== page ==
This week I celebrated my one year anniversary at my job and it kind of snuck up on me. I was talking to a mentor at one of my schools and he asked me how I got involved with Goodwill and when I started. I nonchalantly answered him and told him that I started on March 7th and then it hit me that I had started exactly one year ago that day.
It's crazy how fast time flies when you're doing something that you truly love.
When I first started at Goodwill I remember feeling such a peace in my soul about what I was doing. I remember feeling like I was exactly where I was supposed to be, doing exactly what I was supposed to be doing. I feel pretty blessed to still feel that way everyday.
Throughout this short and lightning fast year I've learned a lot about myself but more than anything I've acquired so much knowledge about the complexities of education. I've learned and seen first hand that for some students, high school can be an almost insurmountable challenge.
Before starting at Goodwill I think it's safe to say that I had lived a pretty privileged and sheltered life. I was home schooled my entire life and after that I went to a small all women's college before working for a global education program for 4 years.The majority of the people that I had worked with and had gotten a chance to know had supportive parents that pushed them to get the best education possible.
In my mind, if you didn't get a high school diploma it was because you were lazy and didn't care about your education. Man, was I way off. I've met students that are the main bread winners for their families, students that can barely make it to school on time because they're just getting off work before the first bell rings. Students with learning disabilities that have gone unnoticed and untreated their entire lives.
I thought that attendance, grades and graduation rates were black and white. I thought that people fell in either one of two categories, the motivated or the unmotivated. Those that cared and those that could care less. The truth is, that education is such a multifaceted and complex topic and the reason why some don't have proper access to it or don't have the resources that they need to succeed can be even more complex.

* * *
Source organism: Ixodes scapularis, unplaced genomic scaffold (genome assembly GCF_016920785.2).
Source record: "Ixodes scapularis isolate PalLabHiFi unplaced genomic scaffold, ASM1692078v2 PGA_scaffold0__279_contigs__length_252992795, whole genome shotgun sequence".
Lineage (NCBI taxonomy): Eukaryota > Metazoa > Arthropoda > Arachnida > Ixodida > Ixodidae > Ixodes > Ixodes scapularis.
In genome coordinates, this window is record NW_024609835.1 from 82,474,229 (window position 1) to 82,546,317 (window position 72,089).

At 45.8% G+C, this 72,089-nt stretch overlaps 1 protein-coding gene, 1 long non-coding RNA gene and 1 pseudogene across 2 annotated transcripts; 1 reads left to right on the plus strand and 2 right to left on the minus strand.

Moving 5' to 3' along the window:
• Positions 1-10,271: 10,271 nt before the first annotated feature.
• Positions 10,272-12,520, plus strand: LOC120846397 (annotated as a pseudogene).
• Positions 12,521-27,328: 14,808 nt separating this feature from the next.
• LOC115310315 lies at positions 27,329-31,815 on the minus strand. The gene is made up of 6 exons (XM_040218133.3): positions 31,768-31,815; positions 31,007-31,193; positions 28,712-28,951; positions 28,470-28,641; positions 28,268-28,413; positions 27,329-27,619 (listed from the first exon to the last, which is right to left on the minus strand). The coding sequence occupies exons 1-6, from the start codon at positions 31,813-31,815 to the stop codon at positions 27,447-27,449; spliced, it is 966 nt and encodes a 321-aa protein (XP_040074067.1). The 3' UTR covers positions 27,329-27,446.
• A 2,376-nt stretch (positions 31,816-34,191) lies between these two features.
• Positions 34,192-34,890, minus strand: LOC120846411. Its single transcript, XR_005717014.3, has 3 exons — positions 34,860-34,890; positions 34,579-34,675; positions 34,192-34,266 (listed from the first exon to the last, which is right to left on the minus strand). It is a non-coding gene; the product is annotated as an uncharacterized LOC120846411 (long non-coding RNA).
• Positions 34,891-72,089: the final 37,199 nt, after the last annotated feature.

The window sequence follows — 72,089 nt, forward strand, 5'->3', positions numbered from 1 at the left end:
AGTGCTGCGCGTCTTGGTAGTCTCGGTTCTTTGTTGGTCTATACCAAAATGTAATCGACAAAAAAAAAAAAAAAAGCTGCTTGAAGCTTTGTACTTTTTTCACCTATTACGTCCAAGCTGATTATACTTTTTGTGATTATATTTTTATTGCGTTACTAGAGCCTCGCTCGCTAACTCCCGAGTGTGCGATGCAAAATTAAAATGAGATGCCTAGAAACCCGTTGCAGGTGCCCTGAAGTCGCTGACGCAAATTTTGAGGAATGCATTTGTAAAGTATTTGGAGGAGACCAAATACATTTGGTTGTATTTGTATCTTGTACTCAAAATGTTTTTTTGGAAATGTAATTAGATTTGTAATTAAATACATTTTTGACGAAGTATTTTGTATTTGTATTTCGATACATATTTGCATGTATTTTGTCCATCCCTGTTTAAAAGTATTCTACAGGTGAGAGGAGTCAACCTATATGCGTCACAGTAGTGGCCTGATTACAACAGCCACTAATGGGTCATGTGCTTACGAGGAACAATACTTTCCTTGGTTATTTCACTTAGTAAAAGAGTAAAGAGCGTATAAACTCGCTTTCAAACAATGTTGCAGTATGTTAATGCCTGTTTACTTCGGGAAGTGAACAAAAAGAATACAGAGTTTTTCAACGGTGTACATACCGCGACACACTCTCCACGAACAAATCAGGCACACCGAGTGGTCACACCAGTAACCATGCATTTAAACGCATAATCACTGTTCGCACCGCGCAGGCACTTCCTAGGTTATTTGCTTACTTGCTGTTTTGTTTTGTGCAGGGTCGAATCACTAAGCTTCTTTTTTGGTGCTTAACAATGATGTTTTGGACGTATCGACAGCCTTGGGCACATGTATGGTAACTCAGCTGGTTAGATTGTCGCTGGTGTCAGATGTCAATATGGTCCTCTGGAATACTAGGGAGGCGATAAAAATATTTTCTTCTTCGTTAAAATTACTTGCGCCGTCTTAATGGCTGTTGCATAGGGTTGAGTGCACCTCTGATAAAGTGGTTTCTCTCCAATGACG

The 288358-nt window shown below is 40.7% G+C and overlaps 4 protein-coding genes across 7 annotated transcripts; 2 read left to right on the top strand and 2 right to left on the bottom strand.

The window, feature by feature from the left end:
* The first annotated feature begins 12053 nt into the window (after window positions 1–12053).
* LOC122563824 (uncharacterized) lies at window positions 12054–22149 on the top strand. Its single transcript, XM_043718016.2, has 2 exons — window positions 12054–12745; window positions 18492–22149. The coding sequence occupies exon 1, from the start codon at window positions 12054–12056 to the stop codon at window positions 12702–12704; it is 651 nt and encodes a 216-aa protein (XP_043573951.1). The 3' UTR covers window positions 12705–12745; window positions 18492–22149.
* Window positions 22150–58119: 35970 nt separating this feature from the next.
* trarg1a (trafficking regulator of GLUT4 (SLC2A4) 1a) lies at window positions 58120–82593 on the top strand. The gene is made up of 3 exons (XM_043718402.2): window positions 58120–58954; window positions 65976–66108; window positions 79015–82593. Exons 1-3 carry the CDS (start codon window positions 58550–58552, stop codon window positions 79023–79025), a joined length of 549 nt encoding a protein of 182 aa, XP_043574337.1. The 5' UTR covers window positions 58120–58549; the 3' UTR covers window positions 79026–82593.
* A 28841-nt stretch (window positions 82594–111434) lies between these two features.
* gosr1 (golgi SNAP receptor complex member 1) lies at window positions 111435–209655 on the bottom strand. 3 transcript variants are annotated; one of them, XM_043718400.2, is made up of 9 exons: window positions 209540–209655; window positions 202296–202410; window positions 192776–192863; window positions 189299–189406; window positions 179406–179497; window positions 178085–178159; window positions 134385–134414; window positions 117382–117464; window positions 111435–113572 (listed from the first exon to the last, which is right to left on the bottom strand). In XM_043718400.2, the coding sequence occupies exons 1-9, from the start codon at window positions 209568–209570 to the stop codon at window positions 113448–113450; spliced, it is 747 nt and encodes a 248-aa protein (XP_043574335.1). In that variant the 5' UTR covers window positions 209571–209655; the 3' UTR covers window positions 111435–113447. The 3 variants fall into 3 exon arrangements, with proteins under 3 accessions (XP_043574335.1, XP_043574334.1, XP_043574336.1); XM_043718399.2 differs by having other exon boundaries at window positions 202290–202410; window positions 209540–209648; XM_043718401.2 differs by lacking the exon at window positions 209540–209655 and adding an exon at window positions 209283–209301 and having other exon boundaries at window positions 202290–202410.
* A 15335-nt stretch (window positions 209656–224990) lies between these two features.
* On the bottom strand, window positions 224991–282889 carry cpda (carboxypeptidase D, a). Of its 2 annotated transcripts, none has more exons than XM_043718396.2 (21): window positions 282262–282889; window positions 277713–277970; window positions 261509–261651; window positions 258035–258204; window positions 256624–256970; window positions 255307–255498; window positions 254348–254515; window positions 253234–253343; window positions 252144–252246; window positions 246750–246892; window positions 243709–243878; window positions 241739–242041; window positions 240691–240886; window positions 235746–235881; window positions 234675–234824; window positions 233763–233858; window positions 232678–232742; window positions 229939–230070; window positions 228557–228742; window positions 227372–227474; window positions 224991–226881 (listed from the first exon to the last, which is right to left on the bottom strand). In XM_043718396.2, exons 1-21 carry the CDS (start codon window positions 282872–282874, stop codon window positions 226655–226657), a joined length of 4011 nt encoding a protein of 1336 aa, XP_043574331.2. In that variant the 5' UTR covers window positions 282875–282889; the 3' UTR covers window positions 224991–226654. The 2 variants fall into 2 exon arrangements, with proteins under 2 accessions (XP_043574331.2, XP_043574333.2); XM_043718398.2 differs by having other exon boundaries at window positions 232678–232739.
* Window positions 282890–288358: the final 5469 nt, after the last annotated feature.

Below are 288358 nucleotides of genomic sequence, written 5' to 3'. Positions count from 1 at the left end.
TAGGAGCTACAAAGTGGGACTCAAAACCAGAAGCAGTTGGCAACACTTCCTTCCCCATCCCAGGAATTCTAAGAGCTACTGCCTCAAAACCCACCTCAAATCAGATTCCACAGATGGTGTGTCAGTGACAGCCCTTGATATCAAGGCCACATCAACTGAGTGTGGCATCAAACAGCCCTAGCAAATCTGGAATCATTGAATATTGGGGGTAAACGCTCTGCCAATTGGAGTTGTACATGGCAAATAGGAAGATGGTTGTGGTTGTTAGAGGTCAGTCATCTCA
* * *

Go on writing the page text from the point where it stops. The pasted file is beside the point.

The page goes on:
I truly love what I do. I love it because it not only gives me a chance to provide under served youth with the resources that they deserve but it also is continually opening my eyes to the trials and tribulations of human life.
Not everyone has the privilege of being raised in a two parent home. Not all students have the privilege of being able to come home from school and JUST focus on their homework without having to do many other tasks to help their parents. Not every student has the privilege of knowing where their next meal will come from.
Often times it's not an issue of whether someone is lazy or motivated. Often times it's so much more than that and it takes someone getting in the trenches and showing students that they truly care to find the answer and that's what Goodwill does.
Two years ago the only thing I knew about Goodwill was that it was a company that sold used clothes. I had no idea that in Denver alone it was an organization that served over 17,000 youth and those are only the numbers from the 2015-2016 school year. I had no idea that they brought in mentors from the community to work with students and to be a consistent and supportive adult figure in their life. I had no idea that they ran adult programs that help to break the cycle of poverty and gives those with mental and physical challenges opportunities to work traditional jobs.
The 'Good' in Goodwill is that we are about so much more than just clothes, we're about people and their futures and their children's future. We're about families rising out of the pit of poverty and youth not being a victim of the school to prison pipeline. We're about doing good and having that good start where it often matters most, the classroom and in the lives of people in our communities.
So keep shopping at Goodwill friends because the money that you spend in our stores goes directly to programs for youth and adults in your neighborhood. Do your part and I'll continue to do mine and together we'll keep the Good in Goodwill.